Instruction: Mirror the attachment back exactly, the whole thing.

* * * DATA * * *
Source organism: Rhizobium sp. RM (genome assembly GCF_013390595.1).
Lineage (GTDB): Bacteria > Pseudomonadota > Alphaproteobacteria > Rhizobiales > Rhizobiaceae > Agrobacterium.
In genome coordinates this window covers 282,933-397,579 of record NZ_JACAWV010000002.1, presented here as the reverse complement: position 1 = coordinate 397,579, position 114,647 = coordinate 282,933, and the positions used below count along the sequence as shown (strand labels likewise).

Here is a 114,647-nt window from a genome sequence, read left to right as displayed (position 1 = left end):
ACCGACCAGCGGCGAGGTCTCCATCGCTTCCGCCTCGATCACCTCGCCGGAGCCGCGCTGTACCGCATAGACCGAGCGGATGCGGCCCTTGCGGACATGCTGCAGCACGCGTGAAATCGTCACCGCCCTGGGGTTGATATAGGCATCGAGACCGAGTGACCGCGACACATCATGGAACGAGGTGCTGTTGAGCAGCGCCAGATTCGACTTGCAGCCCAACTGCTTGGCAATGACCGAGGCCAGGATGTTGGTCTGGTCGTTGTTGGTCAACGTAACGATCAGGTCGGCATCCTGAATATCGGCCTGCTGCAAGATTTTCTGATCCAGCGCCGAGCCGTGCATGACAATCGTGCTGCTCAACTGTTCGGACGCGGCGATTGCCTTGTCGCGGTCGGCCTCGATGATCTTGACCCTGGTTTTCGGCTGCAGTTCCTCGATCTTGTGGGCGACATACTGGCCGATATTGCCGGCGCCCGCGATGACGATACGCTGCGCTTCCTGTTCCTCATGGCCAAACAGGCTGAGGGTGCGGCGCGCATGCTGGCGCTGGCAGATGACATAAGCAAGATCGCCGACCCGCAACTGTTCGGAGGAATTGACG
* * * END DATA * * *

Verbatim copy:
Source organism: Rhizobium sp. RM (genome assembly GCF_013390595.1).
Lineage (GTDB): Bacteria > Pseudomonadota > Alphaproteobacteria > Rhizobiales > Rhizobiaceae > Agrobacterium.
In genome coordinates this window covers 282,933-397,579 of record NZ_JACAWV010000002.1, presented here as the reverse complement: position 1 = coordinate 397,579, position 114,647 = coordinate 282,933, and the positions used below count along the sequence as shown (strand labels likewise).

Here is a 114,647-nt window from a genome sequence, read left to right as displayed (position 1 = left end):
ACCGACCAGCGGCGAGGTCTCCATCGCTTCCGCCTCGATCACCTCGCCGGAGCCGCGCTGTACCGCATAGACCGAGCGGATGCGGCCCTTGCGGACATGCTGCAGCACGCGTGAAATCGTCACCGCCCTGGGGTTGATATAGGCATCGAGACCGAGTGACCGCGACACATCATGGAACGAGGTGCTGTTGAGCAGCGCCAGATTCGACTTGCAGCCCAACTGCTTGGCAATGACCGAGGCCAGGATGTTGGTCTGGTCGTTGTTGGTCAACGTAACGATCAGGTCGGCATCCTGAATATCGGCCTGCTGCAAGATTTTCTGATCCAGCGCCGAGCCGTGCATGACAATCGTGCTGCTCAACTGTTCGGACGCGGCGATTGCCTTGTCGCGGTCGGCCTCGATGATCTTGACCCTGGTTTTCGGCTGCAGTTCCTCGATCTTGTGGGCGACATACTGGCCGATATTGCCGGCGCCCGCGATGACGATACGCTGCGCTTCCTGTTCCTCATGGCCAAACAGGCTGAGGGTGCGGCGCGCATGCTGGCGCTGGCAGATGACATAAGCAAGATCGCCGACCCGCAACTGTTCGGAGGAATTGACG